The Rise and Fall of Getting Things Done
Cal Newport uses this column in The New Yorker to excavate the foundations of knowledge work, and challenge some chief assumptions. The process today leans heavily on the efficiency of autonomous individuals. The result is that everyone is responsible for creating their own system for capturing requests, prioritizing, and delivering meaningful work. He suggests we may be missing out on a lot of value generation, because everyone is speaking their own personal productivity dialect.
To lay the groundwork, Newport weaves in the story of Merlin Mann, 43folders, and Inbox Zero. Mann was big on personal productivity blogging scene. Until he stopped.
Part of the problem was the recursive quality of his work. Refining his productivity system so that he could blog more efficiently about productivity made him feel as if he were being “tossed around by a menacing Rube Goldberg device” of his own design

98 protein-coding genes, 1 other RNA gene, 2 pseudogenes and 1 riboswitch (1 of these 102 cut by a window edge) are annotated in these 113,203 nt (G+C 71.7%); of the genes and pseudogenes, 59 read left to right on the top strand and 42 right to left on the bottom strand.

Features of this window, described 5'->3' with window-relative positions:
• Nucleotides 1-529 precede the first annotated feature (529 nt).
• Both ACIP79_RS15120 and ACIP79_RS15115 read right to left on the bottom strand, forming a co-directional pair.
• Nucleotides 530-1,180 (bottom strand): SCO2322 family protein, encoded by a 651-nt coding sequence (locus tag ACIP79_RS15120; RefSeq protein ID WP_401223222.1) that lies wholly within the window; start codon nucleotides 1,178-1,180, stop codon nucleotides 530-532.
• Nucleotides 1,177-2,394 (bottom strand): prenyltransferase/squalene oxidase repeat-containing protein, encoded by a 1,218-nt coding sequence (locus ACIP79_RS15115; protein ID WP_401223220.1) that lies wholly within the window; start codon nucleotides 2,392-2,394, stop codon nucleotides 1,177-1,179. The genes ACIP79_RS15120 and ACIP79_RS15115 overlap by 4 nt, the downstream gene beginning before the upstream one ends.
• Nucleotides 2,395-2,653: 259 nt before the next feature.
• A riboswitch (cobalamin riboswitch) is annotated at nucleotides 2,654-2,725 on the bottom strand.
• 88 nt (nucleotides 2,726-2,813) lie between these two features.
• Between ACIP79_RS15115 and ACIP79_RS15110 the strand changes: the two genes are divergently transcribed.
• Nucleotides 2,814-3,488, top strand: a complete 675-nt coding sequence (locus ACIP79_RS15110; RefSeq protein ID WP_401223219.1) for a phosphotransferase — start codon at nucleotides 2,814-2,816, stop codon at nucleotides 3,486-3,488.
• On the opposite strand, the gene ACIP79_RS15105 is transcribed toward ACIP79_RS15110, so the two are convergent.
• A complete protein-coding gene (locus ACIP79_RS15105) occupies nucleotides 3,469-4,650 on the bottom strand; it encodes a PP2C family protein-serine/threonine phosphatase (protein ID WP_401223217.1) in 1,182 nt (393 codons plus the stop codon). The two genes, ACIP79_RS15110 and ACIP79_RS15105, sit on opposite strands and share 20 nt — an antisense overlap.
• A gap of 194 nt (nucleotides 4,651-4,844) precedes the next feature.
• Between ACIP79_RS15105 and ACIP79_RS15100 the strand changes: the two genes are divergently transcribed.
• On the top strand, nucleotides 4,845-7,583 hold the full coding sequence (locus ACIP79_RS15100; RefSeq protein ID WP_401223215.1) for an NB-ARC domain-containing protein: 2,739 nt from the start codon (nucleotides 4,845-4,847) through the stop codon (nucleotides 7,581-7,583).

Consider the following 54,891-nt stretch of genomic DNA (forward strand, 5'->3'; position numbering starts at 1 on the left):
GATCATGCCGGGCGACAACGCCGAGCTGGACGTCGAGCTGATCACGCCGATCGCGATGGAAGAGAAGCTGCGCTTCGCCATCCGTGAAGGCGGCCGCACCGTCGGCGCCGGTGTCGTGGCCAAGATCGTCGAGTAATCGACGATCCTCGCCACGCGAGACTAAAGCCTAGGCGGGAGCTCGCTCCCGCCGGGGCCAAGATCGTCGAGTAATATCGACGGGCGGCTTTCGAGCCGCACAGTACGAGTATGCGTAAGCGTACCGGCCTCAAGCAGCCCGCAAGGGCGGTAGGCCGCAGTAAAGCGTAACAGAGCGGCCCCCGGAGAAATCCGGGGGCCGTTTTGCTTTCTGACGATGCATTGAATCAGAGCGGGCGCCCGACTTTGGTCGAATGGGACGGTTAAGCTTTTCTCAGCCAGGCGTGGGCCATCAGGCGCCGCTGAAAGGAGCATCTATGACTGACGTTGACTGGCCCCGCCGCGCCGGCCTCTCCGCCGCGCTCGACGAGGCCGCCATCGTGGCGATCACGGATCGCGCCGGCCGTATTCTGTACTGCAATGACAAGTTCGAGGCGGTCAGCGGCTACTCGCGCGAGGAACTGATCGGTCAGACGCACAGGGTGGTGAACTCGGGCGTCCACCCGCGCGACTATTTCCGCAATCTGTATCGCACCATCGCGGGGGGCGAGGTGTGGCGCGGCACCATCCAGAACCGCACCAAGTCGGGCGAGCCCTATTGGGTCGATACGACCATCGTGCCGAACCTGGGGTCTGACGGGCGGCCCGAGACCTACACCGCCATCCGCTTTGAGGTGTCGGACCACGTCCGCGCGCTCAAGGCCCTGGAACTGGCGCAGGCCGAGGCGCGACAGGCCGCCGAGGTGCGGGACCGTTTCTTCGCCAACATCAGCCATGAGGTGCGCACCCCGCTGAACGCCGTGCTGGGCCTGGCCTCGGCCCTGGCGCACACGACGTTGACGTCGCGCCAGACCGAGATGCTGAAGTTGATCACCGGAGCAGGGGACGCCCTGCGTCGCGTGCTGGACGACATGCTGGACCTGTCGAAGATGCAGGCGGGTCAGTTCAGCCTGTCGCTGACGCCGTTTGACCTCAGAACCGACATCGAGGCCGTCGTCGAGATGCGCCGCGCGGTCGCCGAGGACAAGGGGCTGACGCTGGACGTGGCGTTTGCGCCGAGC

I read those words shortly after building the commits page on this website. The recursive quality of a personal website, whose content is the commits that generate the personal website is unnecessary. But it’s fun.
This is a weird project. Starting a personal website with unclear motivations. Personal expression. A place to publish. Practicing the craft. Mastery of tools.
The joy of creating, to talk about the joy of creating. The exploration of process, by introspecting on process. It cannot sustain itself forever. A Rube Goldberg device may visit me, too. For now, the deliberate practice is a real treat.